-- njh points out these systems are often thought of in terms of multi-armed bandits. A multi-armed bandit has a record of exactly what it has shown the user (what levers it has pulled), so it is an explicit system with the potential to manage bias. The bandit concept of exploration/exploitation trade-off may be a better way of thinking about what I've called regularization.
13 October 2018, 0:27 UTCBall hypothesis tests
5 October 2018, 11:17 UTCWeighted least squares
9 March 2018, 10:59 UTCDetermining the sign of an effect size is quite similar from Frequentist and Bayesian perspectives
p-values and confidence intervals on an effect size have this correspondence: if p<0.05, the 95% confidence interval does not contain zero (or choose whatever α cutoff and 100%-α confidence interval you prefer). This means the interval is either entirely above zero or entirely below zero, which is to say we have determined the sign of the effect size (see previous blog entry).
Clarification: The precise guarantee here is "whatever the effect size may be, we will only make a false claim about its sign with probability at most 0.05." We may make no claim at all, and this is counted as not making a false claim.
Formally, the p-value is a means of rejecting the hypothesis that the effect size is zero, but it seems it is often more than this. Significant p-values, at least such as can have an associated confidence interval, allow us to reject fully half of the number line of effect sizes.
Where Frequentists like to talk of p-values, Bayesians like to talk of posterior probabilities. It had always seemed to me that this failed at the first hurdle: trying to replicate the t-test. If we take as H0 that the effect size is zero, and as H1 that the effect size is non-zero and hence drawn from some prior distribution, P(H0|y) and P(H1|y) will be dependent on the prior distribution associated with H1, with an overly wide distribution leading to smaller P(H1|y). This seems hopelessly subjective. Furthermore it requires the machinery of measure theory to even represent these peculiar prior beliefs, with a point mass of probability at zero within a continuous distribution.
But now consider an H1 of an effect size less than zero, and an H2 of an effect size greater than zero. A perfectly natural prior belief is that the distribution of the effect size is symmetric around zero. We no longer need a point mass. This still corresponds to the Frequentist test in that we are attempting to determine the sign of the effect size.
For the t-test, there is a choice of prior* such that the p-value is simply twice the Bayesian posterior probability of the less likely hypothesis.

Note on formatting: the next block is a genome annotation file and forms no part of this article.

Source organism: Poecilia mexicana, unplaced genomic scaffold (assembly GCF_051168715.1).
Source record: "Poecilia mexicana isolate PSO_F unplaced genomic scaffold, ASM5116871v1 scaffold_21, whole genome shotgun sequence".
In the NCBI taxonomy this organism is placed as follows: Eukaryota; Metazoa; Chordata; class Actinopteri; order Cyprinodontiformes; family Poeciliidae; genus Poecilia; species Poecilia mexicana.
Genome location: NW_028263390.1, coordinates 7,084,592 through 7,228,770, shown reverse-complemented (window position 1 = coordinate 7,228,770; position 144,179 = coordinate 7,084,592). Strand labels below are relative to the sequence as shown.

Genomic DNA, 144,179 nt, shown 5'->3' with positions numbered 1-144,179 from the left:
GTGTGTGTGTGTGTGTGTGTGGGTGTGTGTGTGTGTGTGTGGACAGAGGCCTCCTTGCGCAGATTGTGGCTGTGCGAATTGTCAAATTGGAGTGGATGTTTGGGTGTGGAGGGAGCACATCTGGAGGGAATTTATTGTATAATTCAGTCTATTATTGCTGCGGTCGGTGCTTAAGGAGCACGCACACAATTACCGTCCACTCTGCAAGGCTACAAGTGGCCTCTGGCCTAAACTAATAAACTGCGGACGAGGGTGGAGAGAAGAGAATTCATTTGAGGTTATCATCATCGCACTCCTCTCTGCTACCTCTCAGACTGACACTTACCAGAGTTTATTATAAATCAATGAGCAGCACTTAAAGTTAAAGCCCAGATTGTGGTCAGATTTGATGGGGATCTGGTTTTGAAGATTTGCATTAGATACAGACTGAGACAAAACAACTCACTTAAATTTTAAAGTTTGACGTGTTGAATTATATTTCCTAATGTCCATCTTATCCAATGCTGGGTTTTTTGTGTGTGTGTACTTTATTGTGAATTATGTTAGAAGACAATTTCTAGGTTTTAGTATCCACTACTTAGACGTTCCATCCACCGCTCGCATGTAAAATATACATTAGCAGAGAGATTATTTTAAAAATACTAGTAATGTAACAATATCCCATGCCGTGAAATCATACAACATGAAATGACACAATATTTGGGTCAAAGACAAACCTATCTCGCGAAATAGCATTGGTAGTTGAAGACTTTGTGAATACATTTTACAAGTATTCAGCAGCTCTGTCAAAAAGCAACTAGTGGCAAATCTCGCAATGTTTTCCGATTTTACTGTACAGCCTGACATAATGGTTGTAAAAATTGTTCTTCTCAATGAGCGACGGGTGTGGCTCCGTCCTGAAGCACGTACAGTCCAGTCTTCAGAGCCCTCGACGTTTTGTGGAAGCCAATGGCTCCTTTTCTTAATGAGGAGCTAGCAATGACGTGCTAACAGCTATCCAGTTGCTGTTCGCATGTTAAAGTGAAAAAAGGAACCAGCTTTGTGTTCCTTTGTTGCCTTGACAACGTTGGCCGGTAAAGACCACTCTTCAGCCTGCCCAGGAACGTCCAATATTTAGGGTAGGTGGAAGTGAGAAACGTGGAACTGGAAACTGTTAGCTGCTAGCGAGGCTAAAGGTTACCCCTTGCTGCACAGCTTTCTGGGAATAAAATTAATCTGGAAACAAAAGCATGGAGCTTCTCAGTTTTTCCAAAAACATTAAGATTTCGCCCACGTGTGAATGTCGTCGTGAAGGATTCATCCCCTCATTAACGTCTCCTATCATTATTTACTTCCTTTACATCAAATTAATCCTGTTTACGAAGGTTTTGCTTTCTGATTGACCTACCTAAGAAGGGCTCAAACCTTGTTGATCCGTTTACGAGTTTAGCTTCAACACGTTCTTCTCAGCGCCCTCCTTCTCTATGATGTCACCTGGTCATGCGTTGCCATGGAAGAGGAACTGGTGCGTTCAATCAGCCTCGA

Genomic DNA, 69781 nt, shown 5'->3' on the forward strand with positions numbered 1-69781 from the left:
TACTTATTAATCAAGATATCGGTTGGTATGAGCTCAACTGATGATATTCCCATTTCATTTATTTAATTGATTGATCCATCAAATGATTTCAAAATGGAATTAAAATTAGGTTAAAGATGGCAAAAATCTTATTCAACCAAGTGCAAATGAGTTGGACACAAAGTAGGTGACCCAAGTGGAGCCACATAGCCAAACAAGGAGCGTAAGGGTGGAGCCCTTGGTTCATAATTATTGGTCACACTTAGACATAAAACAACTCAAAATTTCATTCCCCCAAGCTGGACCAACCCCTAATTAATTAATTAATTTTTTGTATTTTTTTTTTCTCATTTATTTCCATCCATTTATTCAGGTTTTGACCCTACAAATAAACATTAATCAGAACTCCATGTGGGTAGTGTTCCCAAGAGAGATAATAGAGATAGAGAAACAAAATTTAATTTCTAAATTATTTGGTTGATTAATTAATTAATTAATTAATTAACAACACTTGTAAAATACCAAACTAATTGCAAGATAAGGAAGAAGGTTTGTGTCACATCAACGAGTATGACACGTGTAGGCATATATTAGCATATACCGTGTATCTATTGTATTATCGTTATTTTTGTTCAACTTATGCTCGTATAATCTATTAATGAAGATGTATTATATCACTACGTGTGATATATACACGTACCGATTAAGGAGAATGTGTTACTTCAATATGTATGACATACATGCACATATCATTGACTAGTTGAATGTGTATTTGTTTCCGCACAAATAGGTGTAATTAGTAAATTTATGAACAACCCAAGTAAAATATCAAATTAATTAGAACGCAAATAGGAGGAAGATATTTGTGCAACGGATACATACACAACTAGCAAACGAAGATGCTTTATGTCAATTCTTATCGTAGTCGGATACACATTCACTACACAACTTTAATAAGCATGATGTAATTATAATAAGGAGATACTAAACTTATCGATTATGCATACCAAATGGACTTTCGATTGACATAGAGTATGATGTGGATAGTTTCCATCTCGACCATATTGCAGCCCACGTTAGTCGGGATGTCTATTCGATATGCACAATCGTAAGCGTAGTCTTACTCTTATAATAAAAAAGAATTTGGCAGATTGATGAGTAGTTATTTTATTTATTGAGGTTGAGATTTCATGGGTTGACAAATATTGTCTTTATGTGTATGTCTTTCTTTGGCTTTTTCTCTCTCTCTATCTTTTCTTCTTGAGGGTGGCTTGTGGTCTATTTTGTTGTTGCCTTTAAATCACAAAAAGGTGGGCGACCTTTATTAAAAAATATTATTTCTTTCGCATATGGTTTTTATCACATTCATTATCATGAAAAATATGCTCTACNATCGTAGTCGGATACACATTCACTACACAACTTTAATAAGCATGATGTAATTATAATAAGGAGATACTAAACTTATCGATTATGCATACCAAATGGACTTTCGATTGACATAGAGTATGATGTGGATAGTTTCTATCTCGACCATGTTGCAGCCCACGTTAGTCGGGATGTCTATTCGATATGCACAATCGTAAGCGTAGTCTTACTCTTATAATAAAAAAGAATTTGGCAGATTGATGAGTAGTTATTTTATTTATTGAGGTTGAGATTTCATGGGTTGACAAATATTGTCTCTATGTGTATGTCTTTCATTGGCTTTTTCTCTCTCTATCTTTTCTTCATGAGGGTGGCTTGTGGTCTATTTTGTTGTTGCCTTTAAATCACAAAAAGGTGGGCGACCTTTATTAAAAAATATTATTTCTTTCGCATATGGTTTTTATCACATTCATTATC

* Improper, but choose a proper prior to get as close as you like.
Update: @higherfiveprime notes that Andrew Gelman (of course) and Francis Tuerlinckx have a paper somewhat related to this. Errors determining the sign conditional on having confidently determined the sign are referred to as "Type S" errors, and their point is that these are not controlled by the Frequentist procedure. Frequentist "Type I" errors, which are not conditional on a determination of the sign being made, are still controlled.
For Frequentist Type S error control, it appears you need to perform a False Discovery Rate (FDR) correction (eg Benjamini & Hochberg's method). So now we also have a nice Bayesian equivalent of FDR control!
8 November 2017, 5:34 UTCTopconfects talk
I gave an informal talk today about my Topconfects R package. If you do RNA-seq Differential Expression analysis it may be of interest.
28 October 2017, 3:55 UTCScatter plots with density quartiles
24 June 2017, 6:44 UTCA Bayesian walks into a bar and observes that a statistical hypothesis has been rejected
29 May 2017, 23:28 UTCMelbourne Datathon 2017 - my Kaggle entry
1 April 2017, 22:58 UTCDiagrams of classical statistical procedures
16 March 2017, 23:29 UTCFinding your ut-re-mi-fa-sol-la on a monochord, and making simple drinking straw reedpipes
7 December 2016, 0:50 UTCBriefly,
18 October 2016, 5:53 UTCShiny interactivity with grid graphics
7 August 2016, 2:17 UTCCrash course in R a la 2016 with a biological flavour
17 July 2016, 1:45 UTCVectors are enough
28 May 2016, 22:04 UTCSci-Hub over JSTOR
4 November 2015, 23:41 UTCComposable Shiny apps
14 September 2015, 4:39 UTCRecorder technique and divisions in the 16th century
30 July 2015, 0:04 UTCLinear models, a practical introduction in R
7 May 2015, 5:47 UTCWhen I was a young lad in the '90s
3 November 2014, 11:41 UTCVirtualenv Python+R
24 October 2014, 22:08 UTCSexism: spreading from computer science to biology
21 August 2014, 6:03 UTCFirst-past-the-post voting outcomes tend to surprise the candidates
21 August 2014, 2:59 UTCDates in Google Search aren't trustworthy
27 June 2014, 2:22 UTCReading "Practical Foundations of Mathematics"
18 May 2014, 10:34 UTCCellular automaton tiles revisited